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Glacier National Park is a special place and we enjoy every visit.  This July visit was unique.  Most of our visits to the park have been in late September.  Turned out that one of our neighbors also has a time-share at Glacier Wilderness Resort and we traded our time in September for their time in July.  This visit provided us a different view of the park with colorful wildflowers, instead of the golden aspen trees of fall, and young baby animals, instead of the larger grown up animals intent on bulking up for the winter hibernation.  I would be remiss, however, if not mentioning that this visit in July was hampered by extremely smoky conditions from the many wildfires in the west.  We felt sorry for first time park visitors who were not being able to clearly see the grandeur of the peaks and valleys of the great Rocky Mountains.

Other images from this trip have been added to the Glacier National Park sub-gallery in the National Parks and Monuments main gallery.

 


Crested Butte

July 18, 2021  •  Leave a Comment

After our nearly two-week, high desert adventure in May, Jane and I set our sights on a shorter, cooler trip to the Colorado Rockies.  At the high elevations of the Rocky Mountains, spring wildflowers arrive in late June so we planned this new adventure to coincide with the wildflower bloom in the Rockies.  We chose Crested Butte, “the wildflower capital of Colorado”, as our destination and rented a condominium apartment for five nights to serve as our home-base for exploring the high alpine meadows of the Elk Mountains.

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Crested Butte, established in 1878, was historically a coal mining town.  With the decline in the need for coal, mining operations closed down in the early 1950’s and in the 1960’s Crested Butte re-emerged as a ski destination.  During the summer, Crested Butte is a haven for dirt bike enthusiast with dozens of bike trails through the Gunnison National Forest.  Of course, we were there for the wildflowers and were not disappointed.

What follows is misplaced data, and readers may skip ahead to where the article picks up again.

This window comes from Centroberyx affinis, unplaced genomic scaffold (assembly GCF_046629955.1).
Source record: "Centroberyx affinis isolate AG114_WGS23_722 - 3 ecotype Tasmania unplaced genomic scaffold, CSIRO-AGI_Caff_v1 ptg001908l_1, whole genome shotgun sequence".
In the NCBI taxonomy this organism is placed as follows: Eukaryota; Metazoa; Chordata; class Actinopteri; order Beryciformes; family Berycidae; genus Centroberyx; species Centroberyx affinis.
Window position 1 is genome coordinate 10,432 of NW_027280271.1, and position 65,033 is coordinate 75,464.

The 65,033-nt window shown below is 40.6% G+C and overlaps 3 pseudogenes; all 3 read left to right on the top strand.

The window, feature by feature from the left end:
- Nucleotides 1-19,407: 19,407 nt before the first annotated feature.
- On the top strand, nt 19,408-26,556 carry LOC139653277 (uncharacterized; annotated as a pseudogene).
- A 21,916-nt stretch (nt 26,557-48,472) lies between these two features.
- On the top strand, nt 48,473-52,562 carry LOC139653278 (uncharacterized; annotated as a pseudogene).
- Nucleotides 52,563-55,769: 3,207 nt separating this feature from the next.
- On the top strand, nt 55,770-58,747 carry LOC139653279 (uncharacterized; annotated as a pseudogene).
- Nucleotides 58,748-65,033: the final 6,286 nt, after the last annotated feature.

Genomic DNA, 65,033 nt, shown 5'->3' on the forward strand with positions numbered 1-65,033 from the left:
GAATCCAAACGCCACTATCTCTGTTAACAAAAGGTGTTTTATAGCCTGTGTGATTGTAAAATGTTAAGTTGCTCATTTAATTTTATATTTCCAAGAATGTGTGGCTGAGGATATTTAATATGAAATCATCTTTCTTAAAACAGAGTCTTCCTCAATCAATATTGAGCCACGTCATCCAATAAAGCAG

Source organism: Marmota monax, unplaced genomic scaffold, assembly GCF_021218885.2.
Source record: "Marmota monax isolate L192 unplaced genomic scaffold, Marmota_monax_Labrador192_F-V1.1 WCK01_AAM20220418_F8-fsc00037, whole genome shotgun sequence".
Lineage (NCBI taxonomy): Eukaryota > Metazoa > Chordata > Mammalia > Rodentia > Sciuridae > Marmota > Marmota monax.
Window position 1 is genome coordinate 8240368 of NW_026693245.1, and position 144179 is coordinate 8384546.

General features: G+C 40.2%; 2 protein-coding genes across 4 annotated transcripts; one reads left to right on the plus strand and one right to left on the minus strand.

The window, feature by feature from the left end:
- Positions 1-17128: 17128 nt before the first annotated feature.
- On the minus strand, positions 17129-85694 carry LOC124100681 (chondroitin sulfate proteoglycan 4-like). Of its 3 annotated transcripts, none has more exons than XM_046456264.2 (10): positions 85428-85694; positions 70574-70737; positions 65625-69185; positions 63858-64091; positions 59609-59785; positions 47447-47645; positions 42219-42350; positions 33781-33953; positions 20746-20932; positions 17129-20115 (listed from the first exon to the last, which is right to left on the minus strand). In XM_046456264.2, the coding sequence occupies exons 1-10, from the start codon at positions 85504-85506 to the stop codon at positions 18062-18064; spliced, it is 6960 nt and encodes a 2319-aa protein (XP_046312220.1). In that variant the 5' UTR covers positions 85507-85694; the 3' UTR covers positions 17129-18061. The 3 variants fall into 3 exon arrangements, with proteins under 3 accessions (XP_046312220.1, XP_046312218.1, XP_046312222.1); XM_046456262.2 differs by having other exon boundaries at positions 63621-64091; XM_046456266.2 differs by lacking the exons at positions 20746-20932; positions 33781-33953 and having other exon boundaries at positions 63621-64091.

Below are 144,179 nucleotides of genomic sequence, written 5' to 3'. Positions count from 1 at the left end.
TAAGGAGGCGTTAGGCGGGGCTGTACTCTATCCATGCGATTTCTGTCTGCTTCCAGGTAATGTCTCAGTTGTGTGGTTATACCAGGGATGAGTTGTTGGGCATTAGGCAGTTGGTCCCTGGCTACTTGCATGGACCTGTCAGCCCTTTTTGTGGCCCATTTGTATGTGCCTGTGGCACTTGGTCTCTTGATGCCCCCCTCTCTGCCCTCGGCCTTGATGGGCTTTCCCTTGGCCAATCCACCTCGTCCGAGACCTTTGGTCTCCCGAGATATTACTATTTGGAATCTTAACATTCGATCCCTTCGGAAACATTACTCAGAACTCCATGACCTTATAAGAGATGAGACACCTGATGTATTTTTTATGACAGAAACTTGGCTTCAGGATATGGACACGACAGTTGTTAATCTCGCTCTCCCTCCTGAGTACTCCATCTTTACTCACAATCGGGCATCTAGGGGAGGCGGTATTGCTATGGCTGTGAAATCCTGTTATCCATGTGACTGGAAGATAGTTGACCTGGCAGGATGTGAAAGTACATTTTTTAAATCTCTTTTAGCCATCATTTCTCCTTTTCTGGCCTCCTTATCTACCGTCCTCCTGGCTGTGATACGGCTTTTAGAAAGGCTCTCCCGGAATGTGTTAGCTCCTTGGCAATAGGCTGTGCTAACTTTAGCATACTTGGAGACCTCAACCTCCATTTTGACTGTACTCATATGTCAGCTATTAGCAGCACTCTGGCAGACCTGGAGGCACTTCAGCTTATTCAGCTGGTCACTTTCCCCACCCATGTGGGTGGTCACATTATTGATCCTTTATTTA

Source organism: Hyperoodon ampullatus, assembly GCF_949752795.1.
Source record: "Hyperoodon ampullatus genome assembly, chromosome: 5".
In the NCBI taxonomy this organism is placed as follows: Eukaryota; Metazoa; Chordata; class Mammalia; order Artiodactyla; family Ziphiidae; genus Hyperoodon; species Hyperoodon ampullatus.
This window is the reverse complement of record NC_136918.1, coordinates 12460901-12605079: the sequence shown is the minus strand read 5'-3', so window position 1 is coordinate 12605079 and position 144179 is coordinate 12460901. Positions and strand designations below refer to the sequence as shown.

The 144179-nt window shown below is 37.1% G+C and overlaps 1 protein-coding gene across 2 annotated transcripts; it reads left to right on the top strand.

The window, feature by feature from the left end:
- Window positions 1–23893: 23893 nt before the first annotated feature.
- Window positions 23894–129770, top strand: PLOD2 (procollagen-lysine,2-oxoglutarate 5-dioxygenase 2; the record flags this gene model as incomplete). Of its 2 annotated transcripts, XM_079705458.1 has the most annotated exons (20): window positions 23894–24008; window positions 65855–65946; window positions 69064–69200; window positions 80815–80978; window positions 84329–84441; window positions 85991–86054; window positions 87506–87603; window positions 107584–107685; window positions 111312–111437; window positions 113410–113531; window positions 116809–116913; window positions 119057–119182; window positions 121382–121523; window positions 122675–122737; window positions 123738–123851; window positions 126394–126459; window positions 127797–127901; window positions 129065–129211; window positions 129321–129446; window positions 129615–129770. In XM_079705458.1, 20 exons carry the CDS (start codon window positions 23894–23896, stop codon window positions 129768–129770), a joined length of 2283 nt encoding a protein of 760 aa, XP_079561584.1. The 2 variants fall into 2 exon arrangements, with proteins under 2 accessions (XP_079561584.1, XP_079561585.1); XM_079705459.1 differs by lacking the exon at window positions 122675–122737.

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Colorado Highway 135 dead ends at Crested Butte and from Crested Butte there are only dirt roads leading west and north.  I had consulted a guide book to Colorado’s best wildflower photography locations around Crested Butte by Andy Cook, a well known Colorado photographer.   So, Jane and I traversed all these roads in our quest to locate wildflowers locations mentioned in the guide book.  Each day we selected a different track to explore and we discovered the vast aspen forests and scenic backcountry of the Rocky Mountains around Crested Butte.  Jane’s favorite was the Ohio Creek Road with its stunning vistas and majestic mountains.  My favorite was Gothic Road that yielded vast alpine fields of wildflowers.

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In addition to the colorful displays of wildflowers, we also encountered a variety of wildlife, including mule deer, yellow bellied marmots, the ubiquitous golden mantled ground squirrel, a lone sandhill crane, and a fox.  Since my selection of camera equipment was based on flower photography, some of the wildlife, particularly birds, was too far away for my shorter focal distance lenses.  Nevertheless, some good images were acquired.  I will place the photos from this trip in a new gallery titled “Crested Butte, Colorado”.

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Jane and I so enjoyed the beauty of these high alpine mountain settings that we are committed to returning to Crested Butte for a future fall foliage photography expedition.